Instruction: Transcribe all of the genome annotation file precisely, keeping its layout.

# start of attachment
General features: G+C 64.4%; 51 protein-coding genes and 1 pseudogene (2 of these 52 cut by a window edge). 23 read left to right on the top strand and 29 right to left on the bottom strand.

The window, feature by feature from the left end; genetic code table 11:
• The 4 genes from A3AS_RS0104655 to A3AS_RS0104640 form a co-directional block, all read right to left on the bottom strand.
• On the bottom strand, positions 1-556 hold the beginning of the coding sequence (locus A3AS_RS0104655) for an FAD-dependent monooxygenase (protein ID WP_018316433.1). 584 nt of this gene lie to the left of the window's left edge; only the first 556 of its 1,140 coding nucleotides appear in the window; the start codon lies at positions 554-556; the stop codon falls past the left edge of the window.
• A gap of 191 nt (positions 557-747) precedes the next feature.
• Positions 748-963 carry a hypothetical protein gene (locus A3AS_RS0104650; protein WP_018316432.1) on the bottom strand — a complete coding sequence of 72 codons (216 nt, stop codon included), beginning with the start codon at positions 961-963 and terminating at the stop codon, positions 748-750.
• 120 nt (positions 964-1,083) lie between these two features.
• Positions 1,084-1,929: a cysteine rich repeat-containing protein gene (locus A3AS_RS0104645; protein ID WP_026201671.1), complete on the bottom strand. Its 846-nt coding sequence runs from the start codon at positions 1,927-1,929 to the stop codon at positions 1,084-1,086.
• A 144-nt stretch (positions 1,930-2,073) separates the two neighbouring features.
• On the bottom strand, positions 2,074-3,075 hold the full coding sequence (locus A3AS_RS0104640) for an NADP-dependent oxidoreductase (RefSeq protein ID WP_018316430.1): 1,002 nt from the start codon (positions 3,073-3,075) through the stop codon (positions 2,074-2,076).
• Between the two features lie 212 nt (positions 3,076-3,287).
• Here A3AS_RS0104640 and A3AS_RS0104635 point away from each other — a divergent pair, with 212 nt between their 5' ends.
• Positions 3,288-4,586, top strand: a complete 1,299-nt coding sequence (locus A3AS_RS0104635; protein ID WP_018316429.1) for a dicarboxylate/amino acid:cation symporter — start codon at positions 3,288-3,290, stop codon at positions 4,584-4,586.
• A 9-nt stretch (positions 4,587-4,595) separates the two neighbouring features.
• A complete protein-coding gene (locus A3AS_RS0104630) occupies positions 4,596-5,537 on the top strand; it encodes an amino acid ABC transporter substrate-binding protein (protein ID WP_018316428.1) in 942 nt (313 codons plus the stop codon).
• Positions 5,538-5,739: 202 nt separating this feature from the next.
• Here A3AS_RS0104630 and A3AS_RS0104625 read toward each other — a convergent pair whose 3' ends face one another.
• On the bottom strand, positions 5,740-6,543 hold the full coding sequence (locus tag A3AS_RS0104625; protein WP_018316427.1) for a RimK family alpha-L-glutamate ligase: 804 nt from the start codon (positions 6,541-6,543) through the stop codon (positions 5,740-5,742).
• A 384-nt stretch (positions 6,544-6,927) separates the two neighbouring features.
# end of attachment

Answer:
General features: G+C 64.4%; 51 protein-coding genes and 1 pseudogene (2 of these 52 cut by a window edge). 23 read left to right on the top strand and 29 right to left on the bottom strand.

The window, feature by feature from the left end; genetic code table 11:
• The 4 genes from A3AS_RS0104655 to A3AS_RS0104640 form a co-directional block, all read right to left on the bottom strand.
• On the bottom strand, positions 1-556 hold the beginning of the coding sequence (locus A3AS_RS0104655) for an FAD-dependent monooxygenase (protein ID WP_018316433.1). 584 nt of this gene lie to the left of the window's left edge; only the first 556 of its 1,140 coding nucleotides appear in the window; the start codon lies at positions 554-556; the stop codon falls past the left edge of the window.
• A gap of 191 nt (positions 557-747) precedes the next feature.
• Positions 748-963 carry a hypothetical protein gene (locus A3AS_RS0104650; protein WP_018316432.1) on the bottom strand — a complete coding sequence of 72 codons (216 nt, stop codon included), beginning with the start codon at positions 961-963 and terminating at the stop codon, positions 748-750.
• 120 nt (positions 964-1,083) lie between these two features.
• Positions 1,084-1,929: a cysteine rich repeat-containing protein gene (locus A3AS_RS0104645; protein ID WP_026201671.1), complete on the bottom strand. Its 846-nt coding sequence runs from the start codon at positions 1,927-1,929 to the stop codon at positions 1,084-1,086.
• A 144-nt stretch (positions 1,930-2,073) separates the two neighbouring features.
• On the bottom strand, positions 2,074-3,075 hold the full coding sequence (locus A3AS_RS0104640) for an NADP-dependent oxidoreductase (RefSeq protein ID WP_018316430.1): 1,002 nt from the start codon (positions 3,073-3,075) through the stop codon (positions 2,074-2,076).
• Between the two features lie 212 nt (positions 3,076-3,287).
• Here A3AS_RS0104640 and A3AS_RS0104635 point away from each other — a divergent pair, with 212 nt between their 5' ends.
• Positions 3,288-4,586, top strand: a complete 1,299-nt coding sequence (locus A3AS_RS0104635; protein ID WP_018316429.1) for a dicarboxylate/amino acid:cation symporter — start codon at positions 3,288-3,290, stop codon at positions 4,584-4,586.
• A 9-nt stretch (positions 4,587-4,595) separates the two neighbouring features.
• A complete protein-coding gene (locus A3AS_RS0104630) occupies positions 4,596-5,537 on the top strand; it encodes an amino acid ABC transporter substrate-binding protein (protein ID WP_018316428.1) in 942 nt (313 codons plus the stop codon).
• Positions 5,538-5,739: 202 nt separating this feature from the next.
• Here A3AS_RS0104630 and A3AS_RS0104625 read toward each other — a convergent pair whose 3' ends face one another.
• On the bottom strand, positions 5,740-6,543 hold the full coding sequence (locus tag A3AS_RS0104625; protein WP_018316427.1) for a RimK family alpha-L-glutamate ligase: 804 nt from the start codon (positions 6,541-6,543) through the stop codon (positions 5,740-5,742).
• A 384-nt stretch (positions 6,544-6,927) separates the two neighbouring features.